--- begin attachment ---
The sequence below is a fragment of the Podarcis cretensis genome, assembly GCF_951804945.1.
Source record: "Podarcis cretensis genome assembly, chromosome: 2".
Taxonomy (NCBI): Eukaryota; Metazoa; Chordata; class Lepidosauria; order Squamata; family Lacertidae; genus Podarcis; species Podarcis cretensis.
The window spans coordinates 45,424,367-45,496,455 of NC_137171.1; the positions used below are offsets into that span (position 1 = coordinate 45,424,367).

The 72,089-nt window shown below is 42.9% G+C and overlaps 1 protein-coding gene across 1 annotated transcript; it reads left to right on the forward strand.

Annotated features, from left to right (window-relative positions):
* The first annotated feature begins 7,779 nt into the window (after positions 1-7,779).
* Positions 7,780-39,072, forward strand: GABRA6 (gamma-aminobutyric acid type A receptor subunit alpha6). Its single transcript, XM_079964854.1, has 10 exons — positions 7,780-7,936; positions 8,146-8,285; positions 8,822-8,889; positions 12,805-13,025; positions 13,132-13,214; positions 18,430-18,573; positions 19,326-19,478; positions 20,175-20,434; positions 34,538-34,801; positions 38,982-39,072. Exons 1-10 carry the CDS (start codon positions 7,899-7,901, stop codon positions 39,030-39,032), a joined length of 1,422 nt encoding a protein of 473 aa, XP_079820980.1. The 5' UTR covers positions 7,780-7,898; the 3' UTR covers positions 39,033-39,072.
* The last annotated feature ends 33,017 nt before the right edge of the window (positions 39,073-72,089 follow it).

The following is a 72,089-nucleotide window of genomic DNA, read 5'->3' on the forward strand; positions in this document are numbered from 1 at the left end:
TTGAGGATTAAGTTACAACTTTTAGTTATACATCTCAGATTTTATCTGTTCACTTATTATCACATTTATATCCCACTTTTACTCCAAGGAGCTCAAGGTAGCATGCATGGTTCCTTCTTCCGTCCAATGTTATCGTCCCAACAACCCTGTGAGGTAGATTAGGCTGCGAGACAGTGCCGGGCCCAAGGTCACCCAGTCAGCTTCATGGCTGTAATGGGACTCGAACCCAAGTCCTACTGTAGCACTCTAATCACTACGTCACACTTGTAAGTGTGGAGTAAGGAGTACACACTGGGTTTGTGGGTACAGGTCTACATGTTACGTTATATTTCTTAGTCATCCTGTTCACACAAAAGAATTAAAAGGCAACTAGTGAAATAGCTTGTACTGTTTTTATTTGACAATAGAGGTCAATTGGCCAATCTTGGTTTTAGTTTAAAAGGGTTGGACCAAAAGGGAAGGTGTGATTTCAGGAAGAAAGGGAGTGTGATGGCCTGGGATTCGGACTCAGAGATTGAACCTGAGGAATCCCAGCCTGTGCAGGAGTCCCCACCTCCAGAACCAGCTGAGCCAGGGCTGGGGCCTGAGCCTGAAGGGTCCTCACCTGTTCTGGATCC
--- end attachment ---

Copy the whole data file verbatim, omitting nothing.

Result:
The sequence below is a fragment of the Podarcis cretensis genome, assembly GCF_951804945.1.
Source record: "Podarcis cretensis genome assembly, chromosome: 2".
Taxonomy (NCBI): Eukaryota; Metazoa; Chordata; class Lepidosauria; order Squamata; family Lacertidae; genus Podarcis; species Podarcis cretensis.
The window spans coordinates 45,424,367-45,496,455 of NC_137171.1; the positions used below are offsets into that span (position 1 = coordinate 45,424,367).

The 72,089-nt window shown below is 42.9% G+C and overlaps 1 protein-coding gene across 1 annotated transcript; it reads left to right on the forward strand.

Annotated features, from left to right (window-relative positions):
* The first annotated feature begins 7,779 nt into the window (after positions 1-7,779).
* Positions 7,780-39,072, forward strand: GABRA6 (gamma-aminobutyric acid type A receptor subunit alpha6). Its single transcript, XM_079964854.1, has 10 exons — positions 7,780-7,936; positions 8,146-8,285; positions 8,822-8,889; positions 12,805-13,025; positions 13,132-13,214; positions 18,430-18,573; positions 19,326-19,478; positions 20,175-20,434; positions 34,538-34,801; positions 38,982-39,072. Exons 1-10 carry the CDS (start codon positions 7,899-7,901, stop codon positions 39,030-39,032), a joined length of 1,422 nt encoding a protein of 473 aa, XP_079820980.1. The 5' UTR covers positions 7,780-7,898; the 3' UTR covers positions 39,033-39,072.
* The last annotated feature ends 33,017 nt before the right edge of the window (positions 39,073-72,089 follow it).

The following is a 72,089-nucleotide window of genomic DNA, read 5'->3' on the forward strand; positions in this document are numbered from 1 at the left end:
TTGAGGATTAAGTTACAACTTTTAGTTATACATCTCAGATTTTATCTGTTCACTTATTATCACATTTATATCCCACTTTTACTCCAAGGAGCTCAAGGTAGCATGCATGGTTCCTTCTTCCGTCCAATGTTATCGTCCCAACAACCCTGTGAGGTAGATTAGGCTGCGAGACAGTGCCGGGCCCAAGGTCACCCAGTCAGCTTCATGGCTGTAATGGGACTCGAACCCAAGTCCTACTGTAGCACTCTAATCACTACGTCACACTTGTAAGTGTGGAGTAAGGAGTACACACTGGGTTTGTGGGTACAGGTCTACATGTTACGTTATATTTCTTAGTCATCCTGTTCACACAAAAGAATTAAAAGGCAACTAGTGAAATAGCTTGTACTGTTTTTATTTGACAATAGAGGTCAATTGGCCAATCTTGGTTTTAGTTTAAAAGGGTTGGACCAAAAGGGAAGGTGTGATTTCAGGAAGAAAGGGAGTGTGATGGCCTGGGATTCGGACTCAGAGATTGAACCTGAGGAATCCCAGCCTGTGCAGGAGTCCCCACCTCCAGAACCAGCTGAGCCAGGGCTGGGGCCTGAGCCTGAAGGGTCCTCACCTGTTCTGGATCC